"Good question. Too bad I can't answer it without incriminating your husband." Neal winked at her, reasoning even if she were able to shoot flames from her eyes the downpour ought to extinguish them before he was incinerated. "Next question."
"What did I do to deserve you?"
Neal wisely recognized this as a largely philosophical question and responded with a simple shrug. There'd been a note of something in her voice but he wasn't sure if it had been pride or despair or amusement; it was hard to hear much over the pounding rain and his chattering teeth.
The road melted to a thick churning mud beneath their horses hooves and the sky grew even darker as night fell. Eventually, they slowed their horses to a crawling walk. Knight and squire went from cold and wet to stiff and soaked as an icy wind blew in and splattered them with mud. Alanna began muttering a rhythmic string of curses under her breath and Neal took it up in a kind of chorus.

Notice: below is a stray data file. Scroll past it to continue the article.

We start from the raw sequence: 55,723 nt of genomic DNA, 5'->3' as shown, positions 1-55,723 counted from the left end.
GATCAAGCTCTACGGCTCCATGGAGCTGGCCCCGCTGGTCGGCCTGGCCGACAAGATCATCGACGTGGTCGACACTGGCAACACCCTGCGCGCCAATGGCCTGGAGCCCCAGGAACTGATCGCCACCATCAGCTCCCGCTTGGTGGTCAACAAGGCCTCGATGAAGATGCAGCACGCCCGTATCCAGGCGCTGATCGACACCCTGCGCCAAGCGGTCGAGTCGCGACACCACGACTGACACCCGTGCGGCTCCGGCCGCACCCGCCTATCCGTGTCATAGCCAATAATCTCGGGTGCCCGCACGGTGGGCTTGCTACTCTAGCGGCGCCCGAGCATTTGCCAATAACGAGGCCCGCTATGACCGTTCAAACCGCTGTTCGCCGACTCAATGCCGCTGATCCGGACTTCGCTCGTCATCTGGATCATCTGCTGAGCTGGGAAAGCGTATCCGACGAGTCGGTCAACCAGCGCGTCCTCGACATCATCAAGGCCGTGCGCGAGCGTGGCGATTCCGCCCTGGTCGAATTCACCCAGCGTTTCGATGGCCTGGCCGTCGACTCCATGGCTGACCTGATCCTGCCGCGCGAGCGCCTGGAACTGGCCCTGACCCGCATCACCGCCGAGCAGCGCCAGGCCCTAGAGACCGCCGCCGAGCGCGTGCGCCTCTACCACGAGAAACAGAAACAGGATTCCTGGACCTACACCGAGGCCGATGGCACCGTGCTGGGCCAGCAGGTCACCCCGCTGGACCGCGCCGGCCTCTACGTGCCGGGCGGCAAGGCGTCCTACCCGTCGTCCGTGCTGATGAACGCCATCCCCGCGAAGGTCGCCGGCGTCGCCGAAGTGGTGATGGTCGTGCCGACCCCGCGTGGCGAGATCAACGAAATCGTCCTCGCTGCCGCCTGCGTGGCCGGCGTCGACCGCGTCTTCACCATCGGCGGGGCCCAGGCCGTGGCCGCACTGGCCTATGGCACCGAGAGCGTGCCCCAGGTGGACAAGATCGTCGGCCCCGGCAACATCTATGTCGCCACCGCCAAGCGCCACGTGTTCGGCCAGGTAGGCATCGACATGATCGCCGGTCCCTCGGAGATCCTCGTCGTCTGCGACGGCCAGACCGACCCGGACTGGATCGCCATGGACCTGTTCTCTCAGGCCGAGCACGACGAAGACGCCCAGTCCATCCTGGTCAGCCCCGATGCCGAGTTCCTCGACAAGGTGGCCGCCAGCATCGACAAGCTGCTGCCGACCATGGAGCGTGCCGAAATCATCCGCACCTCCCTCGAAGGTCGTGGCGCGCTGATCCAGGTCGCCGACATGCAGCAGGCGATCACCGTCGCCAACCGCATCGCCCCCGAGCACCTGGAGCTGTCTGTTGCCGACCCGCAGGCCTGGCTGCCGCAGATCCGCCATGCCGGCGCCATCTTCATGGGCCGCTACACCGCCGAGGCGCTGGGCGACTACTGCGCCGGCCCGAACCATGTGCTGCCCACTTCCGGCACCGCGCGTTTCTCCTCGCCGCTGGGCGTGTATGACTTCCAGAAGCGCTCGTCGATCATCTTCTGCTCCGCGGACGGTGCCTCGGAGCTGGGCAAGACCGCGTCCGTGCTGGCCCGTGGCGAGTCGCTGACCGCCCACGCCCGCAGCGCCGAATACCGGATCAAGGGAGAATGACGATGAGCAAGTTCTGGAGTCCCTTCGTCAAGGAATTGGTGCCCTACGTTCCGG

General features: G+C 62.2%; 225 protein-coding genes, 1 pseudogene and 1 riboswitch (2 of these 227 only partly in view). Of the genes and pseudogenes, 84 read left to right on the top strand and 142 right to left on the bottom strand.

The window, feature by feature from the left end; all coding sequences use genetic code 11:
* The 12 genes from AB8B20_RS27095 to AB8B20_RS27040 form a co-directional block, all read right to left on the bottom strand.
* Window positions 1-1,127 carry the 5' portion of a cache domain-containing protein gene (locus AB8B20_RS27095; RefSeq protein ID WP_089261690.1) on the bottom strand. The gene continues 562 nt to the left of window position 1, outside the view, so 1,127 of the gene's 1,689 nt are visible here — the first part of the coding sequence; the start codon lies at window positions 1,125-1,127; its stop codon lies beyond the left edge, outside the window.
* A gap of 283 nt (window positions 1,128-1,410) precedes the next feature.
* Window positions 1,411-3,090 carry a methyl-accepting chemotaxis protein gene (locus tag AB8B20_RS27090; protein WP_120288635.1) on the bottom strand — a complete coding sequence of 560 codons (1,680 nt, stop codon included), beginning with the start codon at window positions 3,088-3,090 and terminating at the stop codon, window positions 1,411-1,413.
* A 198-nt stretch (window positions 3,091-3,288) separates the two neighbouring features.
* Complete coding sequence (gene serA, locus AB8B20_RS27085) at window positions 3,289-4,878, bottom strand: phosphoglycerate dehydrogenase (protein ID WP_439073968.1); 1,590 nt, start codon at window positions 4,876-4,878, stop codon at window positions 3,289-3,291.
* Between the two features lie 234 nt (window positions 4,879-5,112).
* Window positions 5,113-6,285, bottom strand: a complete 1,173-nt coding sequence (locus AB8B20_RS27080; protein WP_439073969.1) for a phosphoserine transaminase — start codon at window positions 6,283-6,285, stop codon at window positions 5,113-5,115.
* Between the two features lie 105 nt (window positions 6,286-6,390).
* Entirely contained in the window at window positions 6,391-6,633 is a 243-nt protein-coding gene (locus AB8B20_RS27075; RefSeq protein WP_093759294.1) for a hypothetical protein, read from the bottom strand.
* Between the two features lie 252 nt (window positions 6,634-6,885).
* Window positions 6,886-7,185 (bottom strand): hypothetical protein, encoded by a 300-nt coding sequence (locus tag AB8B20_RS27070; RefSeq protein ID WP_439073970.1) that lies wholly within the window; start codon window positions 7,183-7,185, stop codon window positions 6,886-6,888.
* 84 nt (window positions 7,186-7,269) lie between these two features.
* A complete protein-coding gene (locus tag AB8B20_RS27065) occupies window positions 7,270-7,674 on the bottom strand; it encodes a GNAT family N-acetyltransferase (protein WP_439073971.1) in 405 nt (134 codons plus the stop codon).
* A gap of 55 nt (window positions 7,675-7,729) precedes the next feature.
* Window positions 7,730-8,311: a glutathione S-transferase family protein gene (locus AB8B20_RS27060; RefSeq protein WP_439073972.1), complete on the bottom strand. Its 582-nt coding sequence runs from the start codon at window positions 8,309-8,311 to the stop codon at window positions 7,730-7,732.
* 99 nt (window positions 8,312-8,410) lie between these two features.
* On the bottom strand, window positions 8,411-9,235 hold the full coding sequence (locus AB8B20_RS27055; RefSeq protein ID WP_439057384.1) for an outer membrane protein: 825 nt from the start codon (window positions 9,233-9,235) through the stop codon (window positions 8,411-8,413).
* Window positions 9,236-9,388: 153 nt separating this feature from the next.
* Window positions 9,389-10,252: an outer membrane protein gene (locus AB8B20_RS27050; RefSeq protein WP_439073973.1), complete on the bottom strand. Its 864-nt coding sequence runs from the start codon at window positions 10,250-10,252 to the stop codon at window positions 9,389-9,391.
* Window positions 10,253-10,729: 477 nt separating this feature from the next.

Alanna was just beginning to consider throwing something at him when she caught sight of a light in the distance.
"Am I imagining things?" Neal wondered, squinting as he tried to determine if it was a lantern light.
"Bad question, Queenscove, and just when I'd begun to expect better from you. Knights aren't allowed to ask that question aloud unless they're attacking windmills and then the answer should be fairly obvious. Try again."
"Is that an inn?"
"Better. There's hope for you yet." Alanna used her gift to conjure a light on her palm and urged Darkmoon into a canter. They raced all the way to the inn's courtyard and she beat Neal, just barely. "Next question," she called, dismounting and tossing her rains to a stable girl.
"What can I get your ladyship to drink?"
"Good question." Alanna grinned wolfishly. "Next question," they chorused together. Perhaps Queenscove could be trained after all. She nodded her approval before prompting him, "If you ask 'how soon would your ladyship like supper and a hot bath?', I will answer 'immediately' and consider you a very well trained squire who deserves to hear a few drunken tirades on Lord Wyldon and to have a few of his philosophical questions answered."
Thanks for reading; I hope it's given you a little stress break. If you want to procrastinate a little longer, please drop a review.